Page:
(CNN) -- The South Korean ferry that sank dramatically on Wednesday with hundreds of passengers on board had been modified after coming to the country from Japan over a year ago, according to reports on CNN affiliate YTN.
The Sewol -- operated by Chonghaejin Marine Corporation -- regularly plied the Incheon to Jeju route, a journey that usually takes 13-and-a-half hours, according to information from the company's website.
The Sewol is listed at 146 meters long and with a gross tonnage of almost 7,000 tons. It boasts five cargo and accommodation decks.
It is listed as having a capacity of 921 passengers, but was only carrying a reported 429 when it unexpectedly started taking on water early on Wednesday. Within hours, all that was above the water surface was the bow of the boat.
The ferry was built in a Japanese shipyard 20 years ago and previously operated in that country's waters. It was refitted upon arrival in South Korea in February 2013, YTN reported. The ship's sleeping cabins were reconstructed after its arrival in South Korea, the network said.
Korea Diving Industry Institute president Jung Yong-hyun, a former general in the Korean Navy and former commander of the Ship Salvage Unit (SSU) told YTN that the refit may have affected the weight of the boat and could be a reason for the accident.
According to Jung, the reconstruction added around 239 tons of weight to the boat from its original form.
Investigators probing the incident will likely look at various aspects of the boat, including this reconstruction.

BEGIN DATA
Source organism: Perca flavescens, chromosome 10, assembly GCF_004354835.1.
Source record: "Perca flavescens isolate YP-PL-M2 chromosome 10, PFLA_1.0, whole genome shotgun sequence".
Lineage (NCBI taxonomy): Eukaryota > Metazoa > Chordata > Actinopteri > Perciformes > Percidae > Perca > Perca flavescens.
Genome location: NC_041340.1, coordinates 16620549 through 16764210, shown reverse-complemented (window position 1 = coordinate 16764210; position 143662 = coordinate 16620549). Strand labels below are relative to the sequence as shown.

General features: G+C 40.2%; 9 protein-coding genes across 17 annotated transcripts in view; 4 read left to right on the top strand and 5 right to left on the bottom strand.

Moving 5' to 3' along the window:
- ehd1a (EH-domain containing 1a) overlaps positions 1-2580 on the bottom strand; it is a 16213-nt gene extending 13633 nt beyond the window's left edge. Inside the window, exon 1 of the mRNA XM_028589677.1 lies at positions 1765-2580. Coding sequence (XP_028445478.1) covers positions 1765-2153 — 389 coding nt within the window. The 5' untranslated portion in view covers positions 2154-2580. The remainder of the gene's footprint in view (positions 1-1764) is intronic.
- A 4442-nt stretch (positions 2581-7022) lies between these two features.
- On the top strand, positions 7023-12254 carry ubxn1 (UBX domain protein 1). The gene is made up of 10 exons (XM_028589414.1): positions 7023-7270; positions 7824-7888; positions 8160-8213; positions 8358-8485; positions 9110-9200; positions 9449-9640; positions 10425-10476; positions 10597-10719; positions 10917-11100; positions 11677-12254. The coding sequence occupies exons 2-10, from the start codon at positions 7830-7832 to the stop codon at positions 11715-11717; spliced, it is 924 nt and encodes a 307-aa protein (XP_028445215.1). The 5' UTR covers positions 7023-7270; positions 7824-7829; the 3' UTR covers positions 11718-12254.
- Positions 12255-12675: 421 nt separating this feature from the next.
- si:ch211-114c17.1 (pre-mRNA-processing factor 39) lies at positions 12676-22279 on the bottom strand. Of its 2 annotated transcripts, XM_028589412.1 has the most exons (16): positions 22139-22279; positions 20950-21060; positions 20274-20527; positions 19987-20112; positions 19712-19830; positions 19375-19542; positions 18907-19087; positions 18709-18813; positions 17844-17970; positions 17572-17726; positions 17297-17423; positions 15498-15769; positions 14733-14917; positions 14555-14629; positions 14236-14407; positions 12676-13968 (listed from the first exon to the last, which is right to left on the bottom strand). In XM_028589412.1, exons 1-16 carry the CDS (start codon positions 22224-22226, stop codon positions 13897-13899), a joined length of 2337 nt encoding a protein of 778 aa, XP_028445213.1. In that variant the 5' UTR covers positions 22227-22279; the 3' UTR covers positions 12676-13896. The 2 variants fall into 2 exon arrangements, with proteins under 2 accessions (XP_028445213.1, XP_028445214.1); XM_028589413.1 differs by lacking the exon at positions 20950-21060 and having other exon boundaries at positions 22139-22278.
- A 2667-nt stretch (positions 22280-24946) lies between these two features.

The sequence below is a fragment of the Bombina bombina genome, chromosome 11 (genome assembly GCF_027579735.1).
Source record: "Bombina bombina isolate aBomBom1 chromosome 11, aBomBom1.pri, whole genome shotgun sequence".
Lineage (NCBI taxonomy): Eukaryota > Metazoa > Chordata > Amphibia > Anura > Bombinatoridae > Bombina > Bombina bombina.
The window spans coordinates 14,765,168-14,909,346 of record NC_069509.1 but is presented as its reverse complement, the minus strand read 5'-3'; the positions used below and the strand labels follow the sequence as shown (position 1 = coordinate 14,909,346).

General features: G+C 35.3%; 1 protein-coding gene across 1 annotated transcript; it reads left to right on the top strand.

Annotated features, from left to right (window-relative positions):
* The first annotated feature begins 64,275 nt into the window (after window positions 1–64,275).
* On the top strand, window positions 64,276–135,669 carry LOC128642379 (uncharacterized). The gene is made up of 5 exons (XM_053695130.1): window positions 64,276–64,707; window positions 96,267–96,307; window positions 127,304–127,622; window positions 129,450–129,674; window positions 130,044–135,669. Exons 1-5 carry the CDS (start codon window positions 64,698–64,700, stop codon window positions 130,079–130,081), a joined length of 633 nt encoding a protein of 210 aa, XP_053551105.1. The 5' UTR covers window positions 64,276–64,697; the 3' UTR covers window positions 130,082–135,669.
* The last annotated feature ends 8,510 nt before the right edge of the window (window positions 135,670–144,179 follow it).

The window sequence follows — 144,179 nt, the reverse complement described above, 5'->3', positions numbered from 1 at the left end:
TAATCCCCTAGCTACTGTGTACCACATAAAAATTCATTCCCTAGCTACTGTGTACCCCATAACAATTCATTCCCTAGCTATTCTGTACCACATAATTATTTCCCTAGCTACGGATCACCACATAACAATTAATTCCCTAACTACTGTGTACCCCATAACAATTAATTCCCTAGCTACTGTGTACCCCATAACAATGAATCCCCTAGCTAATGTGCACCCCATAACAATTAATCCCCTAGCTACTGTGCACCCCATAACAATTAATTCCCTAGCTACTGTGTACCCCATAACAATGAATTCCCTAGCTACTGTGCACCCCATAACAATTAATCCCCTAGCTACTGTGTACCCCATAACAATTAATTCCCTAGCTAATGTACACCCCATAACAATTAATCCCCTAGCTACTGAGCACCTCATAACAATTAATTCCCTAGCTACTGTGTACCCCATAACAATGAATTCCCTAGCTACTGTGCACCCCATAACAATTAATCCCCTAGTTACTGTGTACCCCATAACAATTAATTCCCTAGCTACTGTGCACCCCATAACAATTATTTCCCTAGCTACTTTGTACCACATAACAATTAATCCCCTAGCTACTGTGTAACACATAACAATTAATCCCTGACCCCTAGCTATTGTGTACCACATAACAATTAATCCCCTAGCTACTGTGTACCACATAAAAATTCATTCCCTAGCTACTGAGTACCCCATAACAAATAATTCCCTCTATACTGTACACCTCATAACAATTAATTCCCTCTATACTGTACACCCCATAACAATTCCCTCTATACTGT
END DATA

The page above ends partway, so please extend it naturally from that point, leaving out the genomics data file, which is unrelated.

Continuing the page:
"As the center of the weight of the boat becomes higher, it becomes more difficult for the boat to balance," the expert told YTN.
There have been serious ferry accidents in South Korea before. The most recent maritime accident occurred in 1993. This was attributed to overcrowding.
The Sewol, however, was nowhere near capacity on the night of the 15th, when it left Incheon several hours late -- delayed because of heavy fog.
With difficult circumstances hampering rescue dives -- including tidal currents, choppy, frigid conditions, wind, rain and seabound fog -- more radical engineering solutions are being explored.
At around noon on Thursday local time, workers began trying to pump air into the boat, hoping air pockets might be expanded within the structure, helping to lift the ferry.
These efforts have proved unsuccessful so far. Authorities say that they will try again when the tide turns.
Analyst Jung Yong-hyun told YTN this method has been used previously, on the Costa Concordia and Cheonhanham warship wrecks, as example.
Three 3,600-ton "sea cranes" are due to arrive Friday to assist with efforts.
"The cranes are being moved as fast as possible, the focus is getting them there early," said Choi Myeong-beom, a Ministries of Oceans and Fisheries representative.
"What will be done with them will be determined by the Coast Guard on site.
"If the boat has not been stuck into the seabed then we will raise (it to) the surface with cranes and move them to a place where it will be easier to work on them."